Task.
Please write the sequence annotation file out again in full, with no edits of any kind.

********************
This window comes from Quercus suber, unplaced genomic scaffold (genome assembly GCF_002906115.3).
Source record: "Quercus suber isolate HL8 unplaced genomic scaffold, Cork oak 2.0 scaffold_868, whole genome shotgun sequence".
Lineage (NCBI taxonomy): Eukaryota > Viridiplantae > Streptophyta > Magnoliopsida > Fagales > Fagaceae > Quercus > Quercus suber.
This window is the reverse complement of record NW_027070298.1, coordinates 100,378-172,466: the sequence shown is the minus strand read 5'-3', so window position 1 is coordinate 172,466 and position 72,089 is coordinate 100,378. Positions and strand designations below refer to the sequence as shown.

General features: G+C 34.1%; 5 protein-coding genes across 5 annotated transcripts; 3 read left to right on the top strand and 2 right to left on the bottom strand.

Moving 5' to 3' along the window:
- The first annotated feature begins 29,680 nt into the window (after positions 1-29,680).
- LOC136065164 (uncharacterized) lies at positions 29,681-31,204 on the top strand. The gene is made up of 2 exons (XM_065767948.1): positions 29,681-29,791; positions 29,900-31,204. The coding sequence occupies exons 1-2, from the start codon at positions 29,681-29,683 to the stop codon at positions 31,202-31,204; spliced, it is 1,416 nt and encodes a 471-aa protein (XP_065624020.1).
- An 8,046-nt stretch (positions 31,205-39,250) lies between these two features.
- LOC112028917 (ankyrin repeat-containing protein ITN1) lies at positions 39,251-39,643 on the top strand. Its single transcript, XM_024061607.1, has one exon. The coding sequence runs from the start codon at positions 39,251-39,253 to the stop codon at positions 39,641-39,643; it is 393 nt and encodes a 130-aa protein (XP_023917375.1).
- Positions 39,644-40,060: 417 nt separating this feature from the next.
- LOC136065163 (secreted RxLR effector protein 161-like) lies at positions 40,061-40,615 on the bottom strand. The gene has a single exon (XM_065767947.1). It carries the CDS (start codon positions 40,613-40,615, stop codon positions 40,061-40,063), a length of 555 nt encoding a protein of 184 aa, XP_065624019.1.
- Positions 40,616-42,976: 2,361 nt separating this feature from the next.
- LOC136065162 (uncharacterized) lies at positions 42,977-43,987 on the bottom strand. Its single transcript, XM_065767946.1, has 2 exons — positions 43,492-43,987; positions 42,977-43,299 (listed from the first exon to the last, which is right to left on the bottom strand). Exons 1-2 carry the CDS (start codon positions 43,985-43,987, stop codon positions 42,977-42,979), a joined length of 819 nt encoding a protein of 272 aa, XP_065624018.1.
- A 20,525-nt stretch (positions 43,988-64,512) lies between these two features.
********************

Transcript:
This window comes from Quercus suber, unplaced genomic scaffold (genome assembly GCF_002906115.3).
Source record: "Quercus suber isolate HL8 unplaced genomic scaffold, Cork oak 2.0 scaffold_868, whole genome shotgun sequence".
Lineage (NCBI taxonomy): Eukaryota > Viridiplantae > Streptophyta > Magnoliopsida > Fagales > Fagaceae > Quercus > Quercus suber.
This window is the reverse complement of record NW_027070298.1, coordinates 100,378-172,466: the sequence shown is the minus strand read 5'-3', so window position 1 is coordinate 172,466 and position 72,089 is coordinate 100,378. Positions and strand designations below refer to the sequence as shown.

General features: G+C 34.1%; 5 protein-coding genes across 5 annotated transcripts; 3 read left to right on the top strand and 2 right to left on the bottom strand.

Moving 5' to 3' along the window:
- The first annotated feature begins 29,680 nt into the window (after positions 1-29,680).
- LOC136065164 (uncharacterized) lies at positions 29,681-31,204 on the top strand. The gene is made up of 2 exons (XM_065767948.1): positions 29,681-29,791; positions 29,900-31,204. The coding sequence occupies exons 1-2, from the start codon at positions 29,681-29,683 to the stop codon at positions 31,202-31,204; spliced, it is 1,416 nt and encodes a 471-aa protein (XP_065624020.1).
- An 8,046-nt stretch (positions 31,205-39,250) lies between these two features.
- LOC112028917 (ankyrin repeat-containing protein ITN1) lies at positions 39,251-39,643 on the top strand. Its single transcript, XM_024061607.1, has one exon. The coding sequence runs from the start codon at positions 39,251-39,253 to the stop codon at positions 39,641-39,643; it is 393 nt and encodes a 130-aa protein (XP_023917375.1).
- Positions 39,644-40,060: 417 nt separating this feature from the next.
- LOC136065163 (secreted RxLR effector protein 161-like) lies at positions 40,061-40,615 on the bottom strand. The gene has a single exon (XM_065767947.1). It carries the CDS (start codon positions 40,613-40,615, stop codon positions 40,061-40,063), a length of 555 nt encoding a protein of 184 aa, XP_065624019.1.
- Positions 40,616-42,976: 2,361 nt separating this feature from the next.
- LOC136065162 (uncharacterized) lies at positions 42,977-43,987 on the bottom strand. Its single transcript, XM_065767946.1, has 2 exons — positions 43,492-43,987; positions 42,977-43,299 (listed from the first exon to the last, which is right to left on the bottom strand). Exons 1-2 carry the CDS (start codon positions 43,985-43,987, stop codon positions 42,977-42,979), a joined length of 819 nt encoding a protein of 272 aa, XP_065624018.1.
- A 20,525-nt stretch (positions 43,988-64,512) lies between these two features.